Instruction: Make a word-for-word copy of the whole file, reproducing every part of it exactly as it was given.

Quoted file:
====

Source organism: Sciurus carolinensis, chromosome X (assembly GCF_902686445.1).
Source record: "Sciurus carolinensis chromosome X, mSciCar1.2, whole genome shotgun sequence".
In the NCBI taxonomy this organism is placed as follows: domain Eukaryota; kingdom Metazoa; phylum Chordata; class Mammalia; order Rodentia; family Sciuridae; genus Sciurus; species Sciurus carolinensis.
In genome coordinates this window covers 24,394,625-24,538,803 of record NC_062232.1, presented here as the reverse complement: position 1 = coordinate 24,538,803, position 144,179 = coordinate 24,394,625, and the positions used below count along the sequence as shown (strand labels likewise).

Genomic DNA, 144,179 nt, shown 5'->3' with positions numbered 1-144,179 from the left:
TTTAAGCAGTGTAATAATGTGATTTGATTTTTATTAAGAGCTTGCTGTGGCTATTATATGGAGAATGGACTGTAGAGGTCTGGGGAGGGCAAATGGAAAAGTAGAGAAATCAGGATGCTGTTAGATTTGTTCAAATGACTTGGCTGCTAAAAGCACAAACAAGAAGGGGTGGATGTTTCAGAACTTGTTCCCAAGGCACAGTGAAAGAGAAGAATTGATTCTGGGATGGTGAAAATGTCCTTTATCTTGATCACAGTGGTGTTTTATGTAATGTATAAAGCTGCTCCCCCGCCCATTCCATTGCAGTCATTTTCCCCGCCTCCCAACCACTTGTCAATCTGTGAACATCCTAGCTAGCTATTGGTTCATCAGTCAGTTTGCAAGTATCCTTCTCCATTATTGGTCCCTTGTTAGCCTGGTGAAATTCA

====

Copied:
Source organism: Sciurus carolinensis, chromosome X (assembly GCF_902686445.1).
Source record: "Sciurus carolinensis chromosome X, mSciCar1.2, whole genome shotgun sequence".
In the NCBI taxonomy this organism is placed as follows: domain Eukaryota; kingdom Metazoa; phylum Chordata; class Mammalia; order Rodentia; family Sciuridae; genus Sciurus; species Sciurus carolinensis.
In genome coordinates this window covers 24,394,625-24,538,803 of record NC_062232.1, presented here as the reverse complement: position 1 = coordinate 24,538,803, position 144,179 = coordinate 24,394,625, and the positions used below count along the sequence as shown (strand labels likewise).

Genomic DNA, 144,179 nt, shown 5'->3' with positions numbered 1-144,179 from the left:
TTTAAGCAGTGTAATAATGTGATTTGATTTTTATTAAGAGCTTGCTGTGGCTATTATATGGAGAATGGACTGTAGAGGTCTGGGGAGGGCAAATGGAAAAGTAGAGAAATCAGGATGCTGTTAGATTTGTTCAAATGACTTGGCTGCTAAAAGCACAAACAAGAAGGGGTGGATGTTTCAGAACTTGTTCCCAAGGCACAGTGAAAGAGAAGAATTGATTCTGGGATGGTGAAAATGTCCTTTATCTTGATCACAGTGGTGTTTTATGTAATGTATAAAGCTGCTCCCCCGCCCATTCCATTGCAGTCATTTTCCCCGCCTCCCAACCACTTGTCAATCTGTGAACATCCTAGCTAGCTATTGGTTCATCAGTCAGTTTGCAAGTATCCTTCTCCATTATTGGTCCCTTGTTAGCCTGGTGAAATTCA